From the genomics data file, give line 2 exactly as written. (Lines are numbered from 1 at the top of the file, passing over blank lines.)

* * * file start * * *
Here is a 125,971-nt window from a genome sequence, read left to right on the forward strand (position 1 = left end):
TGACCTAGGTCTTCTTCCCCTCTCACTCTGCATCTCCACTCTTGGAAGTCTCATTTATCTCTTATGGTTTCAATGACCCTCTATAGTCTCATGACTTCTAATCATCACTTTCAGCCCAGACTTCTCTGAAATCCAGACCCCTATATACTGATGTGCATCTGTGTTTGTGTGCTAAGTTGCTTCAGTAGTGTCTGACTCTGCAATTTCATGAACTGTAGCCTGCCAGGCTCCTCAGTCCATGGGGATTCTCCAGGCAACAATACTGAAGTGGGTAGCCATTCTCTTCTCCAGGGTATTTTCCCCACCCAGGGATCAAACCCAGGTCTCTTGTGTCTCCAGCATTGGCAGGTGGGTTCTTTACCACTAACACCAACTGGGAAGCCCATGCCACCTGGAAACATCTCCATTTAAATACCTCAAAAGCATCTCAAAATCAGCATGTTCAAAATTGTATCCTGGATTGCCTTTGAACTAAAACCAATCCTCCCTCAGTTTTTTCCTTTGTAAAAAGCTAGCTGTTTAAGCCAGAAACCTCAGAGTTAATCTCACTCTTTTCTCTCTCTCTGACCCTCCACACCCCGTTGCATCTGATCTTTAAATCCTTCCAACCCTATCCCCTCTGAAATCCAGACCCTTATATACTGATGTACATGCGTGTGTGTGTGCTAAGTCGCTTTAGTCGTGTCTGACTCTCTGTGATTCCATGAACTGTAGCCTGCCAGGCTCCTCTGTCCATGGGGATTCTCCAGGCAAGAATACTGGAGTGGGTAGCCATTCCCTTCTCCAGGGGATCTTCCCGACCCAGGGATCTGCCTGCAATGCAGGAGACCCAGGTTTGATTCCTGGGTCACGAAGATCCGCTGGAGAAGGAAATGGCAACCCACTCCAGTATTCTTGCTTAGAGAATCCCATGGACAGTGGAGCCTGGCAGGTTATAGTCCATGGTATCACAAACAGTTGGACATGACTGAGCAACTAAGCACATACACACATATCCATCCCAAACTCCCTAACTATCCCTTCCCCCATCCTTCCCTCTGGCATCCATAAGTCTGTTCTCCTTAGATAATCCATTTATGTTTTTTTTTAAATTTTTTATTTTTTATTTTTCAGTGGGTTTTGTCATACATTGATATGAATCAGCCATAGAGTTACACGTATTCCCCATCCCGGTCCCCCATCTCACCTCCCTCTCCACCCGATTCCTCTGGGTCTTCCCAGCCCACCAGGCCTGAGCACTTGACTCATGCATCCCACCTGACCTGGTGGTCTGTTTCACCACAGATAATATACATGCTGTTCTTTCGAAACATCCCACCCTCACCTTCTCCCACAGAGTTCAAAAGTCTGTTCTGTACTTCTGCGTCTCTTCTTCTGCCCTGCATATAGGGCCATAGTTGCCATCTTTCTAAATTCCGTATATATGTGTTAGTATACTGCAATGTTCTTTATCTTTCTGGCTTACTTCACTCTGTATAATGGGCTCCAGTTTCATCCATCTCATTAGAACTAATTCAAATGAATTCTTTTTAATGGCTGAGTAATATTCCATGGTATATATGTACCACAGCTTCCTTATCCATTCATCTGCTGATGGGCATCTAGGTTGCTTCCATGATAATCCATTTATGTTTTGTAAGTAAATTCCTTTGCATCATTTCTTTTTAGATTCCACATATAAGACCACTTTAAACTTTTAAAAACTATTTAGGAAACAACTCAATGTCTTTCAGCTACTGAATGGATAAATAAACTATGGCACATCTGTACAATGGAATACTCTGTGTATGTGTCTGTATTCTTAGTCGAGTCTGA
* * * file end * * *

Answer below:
TGACCTAGGTCTTCTTCCCCTCTCACTCTGCATCTCCACTCTTGGAAGTCTCATTTATCTCTTATGGTTTCAATGACCCTCTATAGTCTCATGACTTCTAATCATCACTTTCAGCCCAGACTTCTCTGAAATCCAGACCCCTATATACTGATGTGCATCTGTGTTTGTGTGCTAAGTTGCTTCAGTAGTGTCTGACTCTGCAATTTCATGAACTGTAGCCTGCCAGGCTCCTCAGTCCATGGGGATTCTCCAGGCAACAATACTGAAGTGGGTAGCCATTCTCTTCTCCAGGGTATTTTCCCCACCCAGGGATCAAACCCAGGTCTCTTGTGTCTCCAGCATTGGCAGGTGGGTTCTTTACCACTAACACCAACTGGGAAGCCCATGCCACCTGGAAACATCTCCATTTAAATACCTCAAAAGCATCTCAAAATCAGCATGTTCAAAATTGTATCCTGGATTGCCTTTGAACTAAAACCAATCCTCCCTCAGTTTTTTCCTTTGTAAAAAGCTAGCTGTTTAAGCCAGAAACCTCAGAGTTAATCTCACTCTTTTCTCTCTCTCTGACCCTCCACACCCCGTTGCATCTGATCTTTAAATCCTTCCAACCCTATCCCCTCTGAAATCCAGACCCTTATATACTGATGTACATGCGTGTGTGTGTGCTAAGTCGCTTTAGTCGTGTCTGACTCTCTGTGATTCCATGAACTGTAGCCTGCCAGGCTCCTCTGTCCATGGGGATTCTCCAGGCAAGAATACTGGAGTGGGTAGCCATTCCCTTCTCCAGGGGATCTTCCCGACCCAGGGATCTGCCTGCAATGCAGGAGACCCAGGTTTGATTCCTGGGTCACGAAGATCCGCTGGAGAAGGAAATGGCAACCCACTCCAGTATTCTTGCTTAGAGAATCCCATGGACAGTGGAGCCTGGCAGGTTATAGTCCATGGTATCACAAACAGTTGGACATGACTGAGCAACTAAGCACATACACACATATCCATCCCAAACTCCCTAACTATCCCTTCCCCCATCCTTCCCTCTGGCATCCATAAGTCTGTTCTCCTTAGATAATCCATTTATGTTTTTTTTTAAATTTTTTATTTTTTATTTTTCAGTGGGTTTTGTCATACATTGATATGAATCAGCCATAGAGTTACACGTATTCCCCATCCCGGTCCCCCATCTCACCTCCCTCTCCACCCGATTCCTCTGGGTCTTCCCAGCCCACCAGGCCTGAGCACTTGACTCATGCATCCCACCTGACCTGGTGGTCTGTTTCACCACAGATAATATACATGCTGTTCTTTCGAAACATCCCACCCTCACCTTCTCCCACAGAGTTCAAAAGTCTGTTCTGTACTTCTGCGTCTCTTCTTCTGCCCTGCATATAGGGCCATAGTTGCCATCTTTCTAAATTCCGTATATATGTGTTAGTATACTGCAATGTTCTTTATCTTTCTGGCTTACTTCACTCTGTATAATGGGCTCCAGTTTCATCCATCTCATTAGAACTAATTCAAATGAATTCTTTTTAATGGCTGAGTAATATTCCATGGTATATATGTACCACAGCTTCCTTATCCATTCATCTGCTGATGGGCATCTAGGTTGCTTCCATGATAATCCATTTATGTTTTGTAAGTAAATTCCTTTGCATCATTTCTTTTTAGATTCCACATATAAGACCACTTTAAACTTTTAAAAACTATTTAGGAAACAACTCAATGTCTTTCAGCTACTGAATGGATAAATAAACTATGGCACATCTGTACAATGGAATACTCTGTGTATGTGTCTGTATTCTTAGTCGAGTCTGA